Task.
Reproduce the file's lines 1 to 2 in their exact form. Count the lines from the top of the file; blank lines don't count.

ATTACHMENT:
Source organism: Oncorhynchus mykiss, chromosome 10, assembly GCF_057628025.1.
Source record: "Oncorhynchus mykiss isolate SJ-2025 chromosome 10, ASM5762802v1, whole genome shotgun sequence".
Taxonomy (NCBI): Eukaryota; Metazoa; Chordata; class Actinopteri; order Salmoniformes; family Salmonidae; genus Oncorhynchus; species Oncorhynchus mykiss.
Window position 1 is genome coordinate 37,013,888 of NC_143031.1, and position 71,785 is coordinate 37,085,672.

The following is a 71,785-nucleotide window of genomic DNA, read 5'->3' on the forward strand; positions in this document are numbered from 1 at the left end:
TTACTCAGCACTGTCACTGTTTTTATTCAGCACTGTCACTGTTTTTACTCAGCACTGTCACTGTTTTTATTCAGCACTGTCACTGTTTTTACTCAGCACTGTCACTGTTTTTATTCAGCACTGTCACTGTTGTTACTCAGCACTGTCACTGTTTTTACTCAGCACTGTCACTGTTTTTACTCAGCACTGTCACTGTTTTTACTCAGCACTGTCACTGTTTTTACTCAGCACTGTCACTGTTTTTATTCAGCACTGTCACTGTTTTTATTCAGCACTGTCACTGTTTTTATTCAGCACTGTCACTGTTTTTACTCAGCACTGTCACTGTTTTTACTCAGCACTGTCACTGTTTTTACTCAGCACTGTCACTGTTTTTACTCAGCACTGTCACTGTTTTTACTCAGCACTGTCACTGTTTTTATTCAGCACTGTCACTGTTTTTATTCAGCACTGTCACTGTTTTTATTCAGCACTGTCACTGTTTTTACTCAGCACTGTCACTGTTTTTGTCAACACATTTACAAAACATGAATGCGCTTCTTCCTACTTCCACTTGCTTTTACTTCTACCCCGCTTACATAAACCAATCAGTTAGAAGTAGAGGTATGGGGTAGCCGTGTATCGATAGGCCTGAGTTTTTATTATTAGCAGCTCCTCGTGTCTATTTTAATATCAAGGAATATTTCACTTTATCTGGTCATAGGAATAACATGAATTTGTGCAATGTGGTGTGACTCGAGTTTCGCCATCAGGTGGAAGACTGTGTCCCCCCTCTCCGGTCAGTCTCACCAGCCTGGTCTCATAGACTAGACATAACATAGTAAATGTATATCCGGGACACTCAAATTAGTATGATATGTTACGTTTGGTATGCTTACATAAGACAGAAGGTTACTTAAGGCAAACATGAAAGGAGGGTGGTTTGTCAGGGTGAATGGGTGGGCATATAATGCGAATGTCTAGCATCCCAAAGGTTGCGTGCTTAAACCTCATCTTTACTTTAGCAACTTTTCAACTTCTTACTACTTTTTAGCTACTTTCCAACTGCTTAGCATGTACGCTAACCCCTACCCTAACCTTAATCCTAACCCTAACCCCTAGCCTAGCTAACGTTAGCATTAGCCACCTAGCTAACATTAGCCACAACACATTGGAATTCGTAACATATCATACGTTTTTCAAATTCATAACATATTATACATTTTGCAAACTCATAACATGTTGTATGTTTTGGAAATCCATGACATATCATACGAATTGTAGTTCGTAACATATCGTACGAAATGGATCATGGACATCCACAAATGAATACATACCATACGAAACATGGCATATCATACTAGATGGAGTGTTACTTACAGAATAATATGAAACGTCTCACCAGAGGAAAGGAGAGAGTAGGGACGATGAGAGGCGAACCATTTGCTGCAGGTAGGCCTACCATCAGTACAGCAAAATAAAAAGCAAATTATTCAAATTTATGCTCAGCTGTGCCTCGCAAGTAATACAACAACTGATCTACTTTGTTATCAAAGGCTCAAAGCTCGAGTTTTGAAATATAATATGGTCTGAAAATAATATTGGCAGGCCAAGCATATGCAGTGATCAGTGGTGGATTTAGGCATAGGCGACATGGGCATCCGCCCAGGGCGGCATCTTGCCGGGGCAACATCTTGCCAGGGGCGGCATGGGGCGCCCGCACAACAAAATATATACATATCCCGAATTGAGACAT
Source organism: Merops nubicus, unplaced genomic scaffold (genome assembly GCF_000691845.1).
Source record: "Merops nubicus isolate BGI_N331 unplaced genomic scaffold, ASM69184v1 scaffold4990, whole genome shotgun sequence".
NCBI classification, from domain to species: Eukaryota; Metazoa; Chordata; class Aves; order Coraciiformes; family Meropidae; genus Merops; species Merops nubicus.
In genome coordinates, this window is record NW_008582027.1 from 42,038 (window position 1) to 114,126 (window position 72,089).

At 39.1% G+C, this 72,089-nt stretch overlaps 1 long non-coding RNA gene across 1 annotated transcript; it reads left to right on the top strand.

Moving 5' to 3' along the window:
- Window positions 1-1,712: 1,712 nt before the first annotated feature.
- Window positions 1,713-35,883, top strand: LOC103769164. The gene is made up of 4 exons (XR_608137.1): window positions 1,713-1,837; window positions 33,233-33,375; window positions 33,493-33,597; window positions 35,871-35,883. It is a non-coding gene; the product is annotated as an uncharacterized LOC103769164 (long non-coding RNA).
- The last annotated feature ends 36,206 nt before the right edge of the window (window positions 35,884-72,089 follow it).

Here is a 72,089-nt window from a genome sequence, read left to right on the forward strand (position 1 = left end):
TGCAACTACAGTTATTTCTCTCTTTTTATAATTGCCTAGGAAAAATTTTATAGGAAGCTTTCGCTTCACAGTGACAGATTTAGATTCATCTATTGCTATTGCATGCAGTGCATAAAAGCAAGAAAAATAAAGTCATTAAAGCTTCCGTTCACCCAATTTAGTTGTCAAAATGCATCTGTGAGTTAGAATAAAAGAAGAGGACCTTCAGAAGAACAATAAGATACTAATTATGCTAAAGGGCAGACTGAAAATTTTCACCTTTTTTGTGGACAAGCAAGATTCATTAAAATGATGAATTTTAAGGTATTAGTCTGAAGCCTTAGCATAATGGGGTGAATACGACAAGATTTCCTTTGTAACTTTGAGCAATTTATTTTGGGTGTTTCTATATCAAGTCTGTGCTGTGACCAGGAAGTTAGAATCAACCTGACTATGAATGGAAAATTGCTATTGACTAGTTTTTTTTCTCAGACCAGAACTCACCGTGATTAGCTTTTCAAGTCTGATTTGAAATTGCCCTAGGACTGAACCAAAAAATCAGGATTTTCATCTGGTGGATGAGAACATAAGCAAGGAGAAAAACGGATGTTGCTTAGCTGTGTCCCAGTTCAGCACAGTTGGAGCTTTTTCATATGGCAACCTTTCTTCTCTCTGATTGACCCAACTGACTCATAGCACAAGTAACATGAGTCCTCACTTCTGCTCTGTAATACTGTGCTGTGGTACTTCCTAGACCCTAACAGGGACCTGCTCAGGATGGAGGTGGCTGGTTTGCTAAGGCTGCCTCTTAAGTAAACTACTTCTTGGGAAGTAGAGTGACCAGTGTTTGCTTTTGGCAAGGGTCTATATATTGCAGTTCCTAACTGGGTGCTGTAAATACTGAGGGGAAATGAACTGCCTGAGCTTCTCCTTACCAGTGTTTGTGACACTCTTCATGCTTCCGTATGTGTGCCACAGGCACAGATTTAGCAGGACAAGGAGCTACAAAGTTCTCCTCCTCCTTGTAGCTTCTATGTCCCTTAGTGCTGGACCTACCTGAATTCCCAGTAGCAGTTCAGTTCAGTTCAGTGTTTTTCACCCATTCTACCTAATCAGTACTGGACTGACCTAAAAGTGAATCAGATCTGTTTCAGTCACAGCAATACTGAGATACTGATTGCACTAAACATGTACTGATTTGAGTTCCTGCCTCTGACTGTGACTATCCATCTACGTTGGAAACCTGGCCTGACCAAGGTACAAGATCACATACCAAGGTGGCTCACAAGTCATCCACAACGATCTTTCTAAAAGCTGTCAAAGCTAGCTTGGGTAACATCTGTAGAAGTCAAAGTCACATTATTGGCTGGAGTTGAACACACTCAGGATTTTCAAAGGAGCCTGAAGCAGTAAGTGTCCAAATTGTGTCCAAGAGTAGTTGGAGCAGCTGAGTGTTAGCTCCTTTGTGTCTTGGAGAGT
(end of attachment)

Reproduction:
Source organism: Oncorhynchus mykiss, chromosome 10, assembly GCF_057628025.1.
Source record: "Oncorhynchus mykiss isolate SJ-2025 chromosome 10, ASM5762802v1, whole genome shotgun sequence".